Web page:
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External Dose Reduction - doe-std-1128-98_ch10185
DOE Standard Guide of Good Practices for Occupational Radiological Protection In Plutonium Facilities
Neutron Shielding - doe-std-1128-98_ch10187

Because of the inverse square relationship with discrete radiation sources,
significant dose reductions can be achieved by increasing the distance between
the worker and the plutonium source. Also, the low-energy photons emitted
through glove ports and bag-out ports can be attenuated by several feet of air.
Most plutonium operations involve contact work, so increasing the distance may
not always be practical. But significant reductions in doses can be achieved by
reducing plutonium inventories in glove boxes. It is good practice not to store
plutonium samples in glove boxes, but to remove them to storage vaults or other
shielded locations. In many cases, the plutonium samples can be stored in the
glove box in "wells" or specially shielded areas at some distance from the work
areas where the plutonium technicians spend most of their time. The best method
of reducing neutron dose is simply to remove the plutonium from the glove box
and minimize inventories in the glove box.
The most practical method of reducing doses in plutonium operations is to apply
shielding. Plutonium emits both neutrons and photons, which require different
types of shielding materials to be effective. There are also additional constraints
that must be met, such as the maximum thickness of shielding that can be placed
on glove boxes and still retain worker mobility. It has been found that more than
about 8 cm (4 in.) of shielding on the exterior surface of a glove box greatly
reduces the worker's manual dexterity and efficiency. It is also important to place
the shielding close to the plutonium source and not to try to shield personnel.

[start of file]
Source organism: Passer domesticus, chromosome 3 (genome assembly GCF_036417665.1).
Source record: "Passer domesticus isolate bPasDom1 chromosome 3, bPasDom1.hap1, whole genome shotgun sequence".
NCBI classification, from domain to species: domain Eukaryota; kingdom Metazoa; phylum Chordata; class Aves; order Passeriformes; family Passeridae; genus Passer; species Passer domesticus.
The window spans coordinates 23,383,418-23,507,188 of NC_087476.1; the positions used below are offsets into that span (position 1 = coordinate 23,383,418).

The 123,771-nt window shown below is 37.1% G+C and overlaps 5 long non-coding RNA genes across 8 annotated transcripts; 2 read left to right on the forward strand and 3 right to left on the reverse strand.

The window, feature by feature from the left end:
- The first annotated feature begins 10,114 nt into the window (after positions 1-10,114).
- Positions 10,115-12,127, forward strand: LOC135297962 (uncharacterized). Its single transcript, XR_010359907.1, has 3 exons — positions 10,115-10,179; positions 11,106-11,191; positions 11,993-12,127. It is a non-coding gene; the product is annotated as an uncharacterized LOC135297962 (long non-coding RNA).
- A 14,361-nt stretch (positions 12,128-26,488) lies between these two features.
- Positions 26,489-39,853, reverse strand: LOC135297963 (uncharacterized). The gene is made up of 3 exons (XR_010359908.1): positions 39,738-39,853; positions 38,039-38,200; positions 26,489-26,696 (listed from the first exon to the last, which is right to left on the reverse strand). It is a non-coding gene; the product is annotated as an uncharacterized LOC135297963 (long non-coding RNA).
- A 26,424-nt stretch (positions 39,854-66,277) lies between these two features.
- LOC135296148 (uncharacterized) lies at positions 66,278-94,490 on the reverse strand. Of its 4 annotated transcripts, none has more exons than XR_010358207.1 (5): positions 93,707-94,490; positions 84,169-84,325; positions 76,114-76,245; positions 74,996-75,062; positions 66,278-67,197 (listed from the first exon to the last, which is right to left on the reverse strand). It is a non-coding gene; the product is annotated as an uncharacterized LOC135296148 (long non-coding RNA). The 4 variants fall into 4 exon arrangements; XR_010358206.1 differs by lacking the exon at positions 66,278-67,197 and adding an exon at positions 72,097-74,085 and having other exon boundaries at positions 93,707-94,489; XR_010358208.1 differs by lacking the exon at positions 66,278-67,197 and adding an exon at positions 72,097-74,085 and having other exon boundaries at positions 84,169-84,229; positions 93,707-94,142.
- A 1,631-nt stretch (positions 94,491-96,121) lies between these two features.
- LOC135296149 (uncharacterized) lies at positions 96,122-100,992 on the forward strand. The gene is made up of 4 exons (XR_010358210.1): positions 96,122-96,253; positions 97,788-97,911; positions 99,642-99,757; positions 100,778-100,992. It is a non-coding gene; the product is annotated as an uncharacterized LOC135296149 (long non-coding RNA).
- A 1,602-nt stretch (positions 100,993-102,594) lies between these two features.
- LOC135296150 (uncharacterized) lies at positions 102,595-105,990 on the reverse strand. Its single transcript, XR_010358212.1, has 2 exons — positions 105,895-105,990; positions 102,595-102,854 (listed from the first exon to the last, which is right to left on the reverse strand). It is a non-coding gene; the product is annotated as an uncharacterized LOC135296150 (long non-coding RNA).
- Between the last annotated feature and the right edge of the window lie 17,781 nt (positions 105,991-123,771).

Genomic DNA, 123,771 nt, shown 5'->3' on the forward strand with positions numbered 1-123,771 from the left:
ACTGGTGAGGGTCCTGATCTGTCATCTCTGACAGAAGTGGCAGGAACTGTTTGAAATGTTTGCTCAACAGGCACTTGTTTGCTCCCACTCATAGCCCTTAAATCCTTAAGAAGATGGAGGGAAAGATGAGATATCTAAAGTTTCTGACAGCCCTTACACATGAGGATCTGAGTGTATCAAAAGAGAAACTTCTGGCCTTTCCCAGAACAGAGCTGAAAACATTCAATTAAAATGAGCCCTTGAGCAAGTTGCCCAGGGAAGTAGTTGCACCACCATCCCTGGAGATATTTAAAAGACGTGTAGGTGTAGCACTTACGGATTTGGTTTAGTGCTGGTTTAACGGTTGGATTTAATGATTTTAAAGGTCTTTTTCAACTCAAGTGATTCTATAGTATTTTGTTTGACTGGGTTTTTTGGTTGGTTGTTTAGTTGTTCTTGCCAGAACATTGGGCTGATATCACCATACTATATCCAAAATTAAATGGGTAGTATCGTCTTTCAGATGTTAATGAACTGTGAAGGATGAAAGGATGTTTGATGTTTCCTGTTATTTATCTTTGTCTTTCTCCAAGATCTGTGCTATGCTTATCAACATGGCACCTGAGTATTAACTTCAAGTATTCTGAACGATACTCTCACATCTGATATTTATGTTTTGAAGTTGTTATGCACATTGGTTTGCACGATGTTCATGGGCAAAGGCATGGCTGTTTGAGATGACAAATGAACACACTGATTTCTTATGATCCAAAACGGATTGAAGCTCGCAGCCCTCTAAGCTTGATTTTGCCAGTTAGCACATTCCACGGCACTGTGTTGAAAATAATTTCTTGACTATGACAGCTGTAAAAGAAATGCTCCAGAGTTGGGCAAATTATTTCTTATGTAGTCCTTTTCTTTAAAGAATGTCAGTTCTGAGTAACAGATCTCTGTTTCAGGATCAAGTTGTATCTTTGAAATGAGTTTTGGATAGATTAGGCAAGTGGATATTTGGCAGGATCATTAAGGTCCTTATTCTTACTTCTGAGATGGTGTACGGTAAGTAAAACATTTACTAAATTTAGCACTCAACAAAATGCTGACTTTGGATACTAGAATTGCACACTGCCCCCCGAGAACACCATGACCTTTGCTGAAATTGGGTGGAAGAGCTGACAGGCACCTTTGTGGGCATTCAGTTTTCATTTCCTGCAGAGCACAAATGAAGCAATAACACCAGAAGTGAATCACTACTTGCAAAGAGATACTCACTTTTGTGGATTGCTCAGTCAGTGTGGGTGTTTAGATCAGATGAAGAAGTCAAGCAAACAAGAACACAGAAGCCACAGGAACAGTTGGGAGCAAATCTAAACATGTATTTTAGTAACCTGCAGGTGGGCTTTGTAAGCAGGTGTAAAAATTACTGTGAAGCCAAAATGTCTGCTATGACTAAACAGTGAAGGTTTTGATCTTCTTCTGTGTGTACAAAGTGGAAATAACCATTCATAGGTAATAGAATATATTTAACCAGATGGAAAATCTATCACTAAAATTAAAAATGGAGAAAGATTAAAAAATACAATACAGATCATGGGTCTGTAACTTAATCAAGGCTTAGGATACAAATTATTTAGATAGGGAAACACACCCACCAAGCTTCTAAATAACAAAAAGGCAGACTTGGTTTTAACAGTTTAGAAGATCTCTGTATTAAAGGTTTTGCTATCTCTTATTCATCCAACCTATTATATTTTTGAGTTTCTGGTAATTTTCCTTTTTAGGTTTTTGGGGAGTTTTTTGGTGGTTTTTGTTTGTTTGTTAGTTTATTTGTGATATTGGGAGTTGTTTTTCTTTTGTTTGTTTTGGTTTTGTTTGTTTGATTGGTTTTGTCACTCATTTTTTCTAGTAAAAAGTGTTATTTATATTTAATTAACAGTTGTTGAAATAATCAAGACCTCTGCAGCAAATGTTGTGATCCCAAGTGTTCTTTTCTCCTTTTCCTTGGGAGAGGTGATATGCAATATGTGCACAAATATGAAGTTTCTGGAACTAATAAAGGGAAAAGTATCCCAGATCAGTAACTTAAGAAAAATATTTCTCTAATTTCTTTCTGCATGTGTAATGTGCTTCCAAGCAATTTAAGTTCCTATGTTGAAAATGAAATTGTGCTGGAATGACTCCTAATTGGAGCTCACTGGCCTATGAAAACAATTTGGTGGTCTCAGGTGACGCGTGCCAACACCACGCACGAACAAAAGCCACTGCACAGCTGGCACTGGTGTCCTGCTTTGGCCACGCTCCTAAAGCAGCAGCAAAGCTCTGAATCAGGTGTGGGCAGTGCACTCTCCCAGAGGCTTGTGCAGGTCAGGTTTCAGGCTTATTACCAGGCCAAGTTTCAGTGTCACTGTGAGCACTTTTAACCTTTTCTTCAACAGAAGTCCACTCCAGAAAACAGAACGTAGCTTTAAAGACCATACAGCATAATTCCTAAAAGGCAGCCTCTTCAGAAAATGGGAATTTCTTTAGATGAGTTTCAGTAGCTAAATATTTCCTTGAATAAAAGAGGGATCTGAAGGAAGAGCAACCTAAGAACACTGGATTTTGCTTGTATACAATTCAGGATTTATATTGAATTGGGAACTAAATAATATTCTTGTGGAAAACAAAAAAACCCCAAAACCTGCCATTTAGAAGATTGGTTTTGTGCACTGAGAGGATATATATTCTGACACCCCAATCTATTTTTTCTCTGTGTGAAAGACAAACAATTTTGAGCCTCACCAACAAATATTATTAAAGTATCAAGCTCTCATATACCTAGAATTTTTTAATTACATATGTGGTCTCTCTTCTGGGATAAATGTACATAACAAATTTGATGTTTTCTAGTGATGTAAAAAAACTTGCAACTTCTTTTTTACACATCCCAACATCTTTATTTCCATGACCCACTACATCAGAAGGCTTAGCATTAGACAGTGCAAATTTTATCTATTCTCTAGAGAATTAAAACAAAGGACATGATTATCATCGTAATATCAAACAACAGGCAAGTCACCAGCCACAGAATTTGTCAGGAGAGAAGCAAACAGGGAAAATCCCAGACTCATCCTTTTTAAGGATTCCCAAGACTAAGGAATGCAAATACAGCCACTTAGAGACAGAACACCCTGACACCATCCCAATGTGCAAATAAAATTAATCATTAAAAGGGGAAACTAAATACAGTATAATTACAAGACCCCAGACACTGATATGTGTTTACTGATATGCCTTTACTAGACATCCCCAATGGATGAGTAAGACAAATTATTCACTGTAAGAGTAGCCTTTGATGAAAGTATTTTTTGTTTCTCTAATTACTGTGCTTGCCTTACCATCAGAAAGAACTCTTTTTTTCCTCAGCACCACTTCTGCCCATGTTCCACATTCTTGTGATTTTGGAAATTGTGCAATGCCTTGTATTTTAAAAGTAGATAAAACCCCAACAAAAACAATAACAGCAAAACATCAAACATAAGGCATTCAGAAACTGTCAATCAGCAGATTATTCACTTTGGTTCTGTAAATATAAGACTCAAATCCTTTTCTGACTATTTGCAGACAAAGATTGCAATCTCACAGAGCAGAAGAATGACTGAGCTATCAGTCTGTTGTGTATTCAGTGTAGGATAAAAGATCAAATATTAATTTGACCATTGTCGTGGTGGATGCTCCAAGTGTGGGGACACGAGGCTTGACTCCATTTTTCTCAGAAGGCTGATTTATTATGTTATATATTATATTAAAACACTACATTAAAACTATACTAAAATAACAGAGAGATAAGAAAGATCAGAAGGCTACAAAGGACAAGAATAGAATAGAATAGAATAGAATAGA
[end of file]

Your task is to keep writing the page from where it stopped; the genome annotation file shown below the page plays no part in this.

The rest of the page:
Because neutrons scatter around shadow shields, it is usually best to shield all
surfaces of glove boxes or storage areas. The following sections describe the
shielding effectiveness of common photon and neutron shielding materials. Photon Shielding
Because of the preponderance of low-energy photons, significant
reductions in gamma doses can be achieved by even modest shielding. It
is important to note that there is a significant amount of self-shielding in
plutonium samples. A 1- mm-thick plutonium metal sample is "infinitely
thick" and additional thicknesses will not appreciably increase the dose
rate. For this reason, the photon dose is more dependent on the surface
area rather than on the mass of plutonium. Invisible dust layers on gloves
and interior surfaces of glove boxes can produce high exposure rates,
especially if the gloves are pulled outside the glove box for storage to
prevent them from being caught in machinery. Simple iron or lead
shields placed over the glove ports can reduce the dose rates near the
glove box by an order of magnitude. Modest gamma shields of 6 mm
(0.25 in.) of lead and 13 mm (0.5 in.) of lead-loaded x-ray glass are
usually sufficient to reduce photon dose rates from plutonium to
acceptable levels.

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